Harvard Covid-19 Strategy
COVID-19 IS A PROFOUND THREAT TO OUR DEMOCRACY, COMPARABLE TO THE GREAT DEPRESSION AND WORLD WAR II.
As Harvard Covid-19 Strategy research, the greatest bulwark of democracy is us. What we do together—for one another and, even more, with one another—to fight this terrible disease, protect human life, secure our institutions, and prevent the destruction of our economy will determine whether free societies will prove resilient in the face of existential emergency.
What we need to do is much bigger than most people realize. We need to massively scale-up testing, contact tracing, isolation, and quarantine—together with providing the resources to make these possible for all individuals.
Broad and rapid access to testing is vital for disease monitoring, rapid public health response, and disease control.
Harvard Covid-19 Strategy suggests that we need to deliver 5 million tests per day by early June to deliver a safe social reopening. This number will need to increase over time (ideally by late July) to 20 million a day to fully remobilize the economy. We acknowledge that even this number may not be high enough to protect public health. In that considerably less likely eventuality, we will need to scale-up testing much further.
By the time we know if we need to do that, we should be in a better position to know how to do it. In any situation, achieving these numbers depends on testing innovation.
Download the Harvard Covid-19 Strategy full report
The great value of this approach is that it will prevent cycles of opening up and shutting down. It allows us to steadily reopen the parts of the economy that have been shut down, protect our frontline workers, and contain the virus to levels where it can be effectively managed and treated until we can find a vaccine.
We can have bottom-up innovation and participation and top-down direction and protection at the same time; that is what our federal system is designed for.
The Harvard Covid-19 Strategy policy roadmap lays out how massive testing plus contact tracing plus social isolation with strong social supports, or TTSI, can rebuild trust in our personal safety and the safety of those we love. This will in turn support a renewal of mobility and mobilization of the economy.
This paper is designed to educate the American public about what is emerging as a consensus national strategy. The work has been produced in partnership with The Rockefeller Foundation and builds on important work already released by Johns Hopkins Center for Health Security, the Duke Margolis Center for Public Health Policy, Center for American Progress, and the American Enterprise Institute.
- The level of testing and supported isolation we need depends on how effectively we can trace people’s contacts, warn those contacts about their exposure and need for a test, test them, and isolate those who are COVID-positive.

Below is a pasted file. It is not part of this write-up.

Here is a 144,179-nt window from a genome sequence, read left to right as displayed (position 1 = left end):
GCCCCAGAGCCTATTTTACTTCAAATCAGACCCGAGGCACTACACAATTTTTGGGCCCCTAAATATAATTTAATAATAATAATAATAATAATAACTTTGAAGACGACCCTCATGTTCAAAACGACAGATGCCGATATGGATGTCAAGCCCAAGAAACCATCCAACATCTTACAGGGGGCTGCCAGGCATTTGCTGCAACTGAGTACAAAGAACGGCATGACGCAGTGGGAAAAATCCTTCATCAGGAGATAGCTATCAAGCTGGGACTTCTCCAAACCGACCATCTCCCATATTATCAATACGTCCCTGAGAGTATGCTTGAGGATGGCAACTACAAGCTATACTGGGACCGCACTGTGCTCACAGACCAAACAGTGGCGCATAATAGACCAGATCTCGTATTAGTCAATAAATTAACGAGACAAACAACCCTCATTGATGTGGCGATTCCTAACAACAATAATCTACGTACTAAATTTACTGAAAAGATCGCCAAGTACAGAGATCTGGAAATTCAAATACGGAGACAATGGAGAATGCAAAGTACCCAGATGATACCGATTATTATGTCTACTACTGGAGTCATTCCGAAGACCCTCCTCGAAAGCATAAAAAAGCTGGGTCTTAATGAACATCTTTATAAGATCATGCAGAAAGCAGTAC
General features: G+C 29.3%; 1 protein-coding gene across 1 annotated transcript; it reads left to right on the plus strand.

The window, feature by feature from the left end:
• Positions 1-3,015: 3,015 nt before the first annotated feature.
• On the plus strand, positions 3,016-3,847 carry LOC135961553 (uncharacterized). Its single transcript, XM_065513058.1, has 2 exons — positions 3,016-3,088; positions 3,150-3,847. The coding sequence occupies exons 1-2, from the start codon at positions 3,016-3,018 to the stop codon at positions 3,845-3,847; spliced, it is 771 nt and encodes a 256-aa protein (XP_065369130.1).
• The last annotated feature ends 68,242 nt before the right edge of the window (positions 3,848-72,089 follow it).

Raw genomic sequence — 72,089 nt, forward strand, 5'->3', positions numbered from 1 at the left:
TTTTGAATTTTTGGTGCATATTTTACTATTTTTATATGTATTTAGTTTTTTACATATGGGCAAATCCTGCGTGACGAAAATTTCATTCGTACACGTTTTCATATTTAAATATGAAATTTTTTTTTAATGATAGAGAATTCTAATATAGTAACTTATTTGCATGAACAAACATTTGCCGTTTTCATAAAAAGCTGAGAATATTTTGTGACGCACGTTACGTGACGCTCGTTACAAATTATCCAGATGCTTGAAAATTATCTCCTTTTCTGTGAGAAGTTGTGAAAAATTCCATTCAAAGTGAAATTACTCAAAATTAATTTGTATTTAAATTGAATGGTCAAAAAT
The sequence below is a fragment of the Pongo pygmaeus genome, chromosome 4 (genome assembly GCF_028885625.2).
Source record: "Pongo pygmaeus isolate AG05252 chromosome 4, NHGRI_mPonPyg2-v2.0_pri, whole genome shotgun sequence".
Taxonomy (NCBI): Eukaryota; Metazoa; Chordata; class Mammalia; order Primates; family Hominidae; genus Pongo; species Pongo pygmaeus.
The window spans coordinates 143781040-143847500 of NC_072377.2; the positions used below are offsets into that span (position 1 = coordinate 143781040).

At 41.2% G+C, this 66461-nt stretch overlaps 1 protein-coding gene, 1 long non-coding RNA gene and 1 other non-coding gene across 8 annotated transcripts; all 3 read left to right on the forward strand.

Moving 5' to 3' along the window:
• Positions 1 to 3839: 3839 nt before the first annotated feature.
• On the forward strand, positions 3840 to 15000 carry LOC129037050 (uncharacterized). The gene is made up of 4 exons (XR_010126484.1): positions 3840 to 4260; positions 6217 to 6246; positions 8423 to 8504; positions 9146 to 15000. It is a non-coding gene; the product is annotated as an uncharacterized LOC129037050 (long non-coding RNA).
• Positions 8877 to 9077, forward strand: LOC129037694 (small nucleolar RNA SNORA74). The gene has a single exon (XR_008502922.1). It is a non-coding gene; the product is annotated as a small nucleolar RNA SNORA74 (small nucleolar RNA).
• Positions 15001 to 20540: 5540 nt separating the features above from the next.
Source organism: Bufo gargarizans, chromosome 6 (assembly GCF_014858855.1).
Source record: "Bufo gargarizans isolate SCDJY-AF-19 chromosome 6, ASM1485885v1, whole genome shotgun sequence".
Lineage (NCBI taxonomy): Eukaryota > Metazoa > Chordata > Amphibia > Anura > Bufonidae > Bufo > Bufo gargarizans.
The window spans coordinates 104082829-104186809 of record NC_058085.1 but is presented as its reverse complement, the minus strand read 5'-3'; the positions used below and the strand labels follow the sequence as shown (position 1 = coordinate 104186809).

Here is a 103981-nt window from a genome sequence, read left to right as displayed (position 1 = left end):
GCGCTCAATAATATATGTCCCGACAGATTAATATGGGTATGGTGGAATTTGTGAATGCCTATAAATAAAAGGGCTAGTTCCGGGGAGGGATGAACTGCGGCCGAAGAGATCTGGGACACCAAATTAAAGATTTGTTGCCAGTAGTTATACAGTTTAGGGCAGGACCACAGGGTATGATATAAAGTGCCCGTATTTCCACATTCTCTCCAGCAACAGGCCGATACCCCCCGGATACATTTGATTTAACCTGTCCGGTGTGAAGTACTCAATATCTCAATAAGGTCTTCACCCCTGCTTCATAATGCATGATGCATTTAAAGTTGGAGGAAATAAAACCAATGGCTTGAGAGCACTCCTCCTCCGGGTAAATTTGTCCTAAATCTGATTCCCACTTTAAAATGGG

- To succeed, isolation must be supported with job protections, resource support, and health care.
- Testing and public health response—in programs established by states and administered by local health authorities—can and should be fully aligned with civil liberties, due process, non-discrimination, data and health privacy protections, and health ethics.
TO ACHIEVE THESE THINGS, WE NEED THE FOLLOWING:
- Innovation in testing methodologies.
- A Pandemic Testing Board set up by the federal government with strong but narrow powers that has the job of securing the testing supply and the infrastructure necessary for deployment of testing.
- Federal and/or state guidance for state testing programs that accord with due process, civil liberties, equal protection, non-discrimination, and privacy standards.
- Readiness frameworks to support local health leaders, mayors, tribal leaders, and other public officials in setting up test administration processes and isolation support resources.
- Organizational innovation at the local level linking cities, counties, and health districts, with specifics varying from state to state.
- Federal and state investment in contact tracing personnel, starting with an investment in 100,000 personnel (recommendation from JHU Center for Health Security).
- Clear mechanisms and norms of governance and enforcement around the design and use of peerto-peer warning apps, including maximal privacy protection, availability of open source code for independent and regulatory audit, and prohibitions on the use of any data from these apps for commercial purposes, ideally achieved through pre-emptive legislation.
- Support for quarantine and isolation in the form of jobs protections and material support for time in quarantine and isolation as well as access to health care.
- An expanded U.S. Public Health Service Corps and Medical (or Health) Reserves Corps (paid service roles), and addition of Health Reserves Corps to the National Guard units of each state.
- National Infectious Disease Forecasting Center to modernize disease tracking (Recommendation from Scott Gottlieb, AEI).
Consensus is emerging about what we need. How to do it is beginning to come into view. The time for action has arrived.
Download the Harvard Covid-19 Strategy full report
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